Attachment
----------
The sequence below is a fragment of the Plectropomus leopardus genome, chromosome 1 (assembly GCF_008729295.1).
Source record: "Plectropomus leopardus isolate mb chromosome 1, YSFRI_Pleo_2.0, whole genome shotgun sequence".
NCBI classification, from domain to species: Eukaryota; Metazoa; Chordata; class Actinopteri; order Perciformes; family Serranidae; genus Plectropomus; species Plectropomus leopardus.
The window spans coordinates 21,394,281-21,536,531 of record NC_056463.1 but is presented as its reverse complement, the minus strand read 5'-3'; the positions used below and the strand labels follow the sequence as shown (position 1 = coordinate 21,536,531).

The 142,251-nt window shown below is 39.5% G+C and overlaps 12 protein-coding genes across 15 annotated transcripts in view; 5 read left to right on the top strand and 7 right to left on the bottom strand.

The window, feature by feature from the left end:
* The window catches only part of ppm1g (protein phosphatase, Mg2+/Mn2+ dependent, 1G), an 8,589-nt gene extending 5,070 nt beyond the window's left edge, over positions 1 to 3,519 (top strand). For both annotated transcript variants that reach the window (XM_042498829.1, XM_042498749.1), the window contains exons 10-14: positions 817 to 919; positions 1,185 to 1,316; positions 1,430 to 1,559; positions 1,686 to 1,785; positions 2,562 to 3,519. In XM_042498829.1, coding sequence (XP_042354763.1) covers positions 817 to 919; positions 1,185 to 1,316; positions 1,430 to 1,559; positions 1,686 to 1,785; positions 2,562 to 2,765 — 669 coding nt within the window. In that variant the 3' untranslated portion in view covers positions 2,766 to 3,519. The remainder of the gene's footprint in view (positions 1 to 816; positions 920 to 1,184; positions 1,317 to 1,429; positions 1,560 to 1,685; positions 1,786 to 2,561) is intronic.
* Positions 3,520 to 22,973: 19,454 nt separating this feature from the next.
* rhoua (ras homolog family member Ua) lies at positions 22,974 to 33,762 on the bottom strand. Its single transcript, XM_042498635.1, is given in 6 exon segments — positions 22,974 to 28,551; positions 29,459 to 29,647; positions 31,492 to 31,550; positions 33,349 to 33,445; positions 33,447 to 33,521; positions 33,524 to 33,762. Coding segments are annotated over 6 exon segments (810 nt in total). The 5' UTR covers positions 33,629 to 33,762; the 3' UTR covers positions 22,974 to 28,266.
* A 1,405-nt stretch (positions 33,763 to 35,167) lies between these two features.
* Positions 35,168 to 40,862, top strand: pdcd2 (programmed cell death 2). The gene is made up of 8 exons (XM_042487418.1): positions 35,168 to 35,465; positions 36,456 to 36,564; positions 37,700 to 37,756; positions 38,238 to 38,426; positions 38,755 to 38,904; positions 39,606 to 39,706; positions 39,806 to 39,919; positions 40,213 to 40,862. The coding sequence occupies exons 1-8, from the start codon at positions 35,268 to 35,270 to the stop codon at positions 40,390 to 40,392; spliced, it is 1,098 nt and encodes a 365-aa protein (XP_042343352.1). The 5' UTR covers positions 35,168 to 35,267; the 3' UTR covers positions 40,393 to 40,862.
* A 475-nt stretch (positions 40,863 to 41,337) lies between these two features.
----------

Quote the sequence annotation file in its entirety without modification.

The sequence below is a fragment of the Plectropomus leopardus genome, chromosome 1 (assembly GCF_008729295.1).
Source record: "Plectropomus leopardus isolate mb chromosome 1, YSFRI_Pleo_2.0, whole genome shotgun sequence".
NCBI classification, from domain to species: Eukaryota; Metazoa; Chordata; class Actinopteri; order Perciformes; family Serranidae; genus Plectropomus; species Plectropomus leopardus.
The window spans coordinates 21,394,281-21,536,531 of record NC_056463.1 but is presented as its reverse complement, the minus strand read 5'-3'; the positions used below and the strand labels follow the sequence as shown (position 1 = coordinate 21,536,531).

The 142,251-nt window shown below is 39.5% G+C and overlaps 12 protein-coding genes across 15 annotated transcripts in view; 5 read left to right on the top strand and 7 right to left on the bottom strand.

The window, feature by feature from the left end:
* The window catches only part of ppm1g (protein phosphatase, Mg2+/Mn2+ dependent, 1G), an 8,589-nt gene extending 5,070 nt beyond the window's left edge, over positions 1 to 3,519 (top strand). For both annotated transcript variants that reach the window (XM_042498829.1, XM_042498749.1), the window contains exons 10-14: positions 817 to 919; positions 1,185 to 1,316; positions 1,430 to 1,559; positions 1,686 to 1,785; positions 2,562 to 3,519. In XM_042498829.1, coding sequence (XP_042354763.1) covers positions 817 to 919; positions 1,185 to 1,316; positions 1,430 to 1,559; positions 1,686 to 1,785; positions 2,562 to 2,765 — 669 coding nt within the window. In that variant the 3' untranslated portion in view covers positions 2,766 to 3,519. The remainder of the gene's footprint in view (positions 1 to 816; positions 920 to 1,184; positions 1,317 to 1,429; positions 1,560 to 1,685; positions 1,786 to 2,561) is intronic.
* Positions 3,520 to 22,973: 19,454 nt separating this feature from the next.
* rhoua (ras homolog family member Ua) lies at positions 22,974 to 33,762 on the bottom strand. Its single transcript, XM_042498635.1, is given in 6 exon segments — positions 22,974 to 28,551; positions 29,459 to 29,647; positions 31,492 to 31,550; positions 33,349 to 33,445; positions 33,447 to 33,521; positions 33,524 to 33,762. Coding segments are annotated over 6 exon segments (810 nt in total). The 5' UTR covers positions 33,629 to 33,762; the 3' UTR covers positions 22,974 to 28,266.
* A 1,405-nt stretch (positions 33,763 to 35,167) lies between these two features.
* Positions 35,168 to 40,862, top strand: pdcd2 (programmed cell death 2). The gene is made up of 8 exons (XM_042487418.1): positions 35,168 to 35,465; positions 36,456 to 36,564; positions 37,700 to 37,756; positions 38,238 to 38,426; positions 38,755 to 38,904; positions 39,606 to 39,706; positions 39,806 to 39,919; positions 40,213 to 40,862. The coding sequence occupies exons 1-8, from the start codon at positions 35,268 to 35,270 to the stop codon at positions 40,390 to 40,392; spliced, it is 1,098 nt and encodes a 365-aa protein (XP_042343352.1). The 5' UTR covers positions 35,168 to 35,267; the 3' UTR covers positions 40,393 to 40,862.
* A 475-nt stretch (positions 40,863 to 41,337) lies between these two features.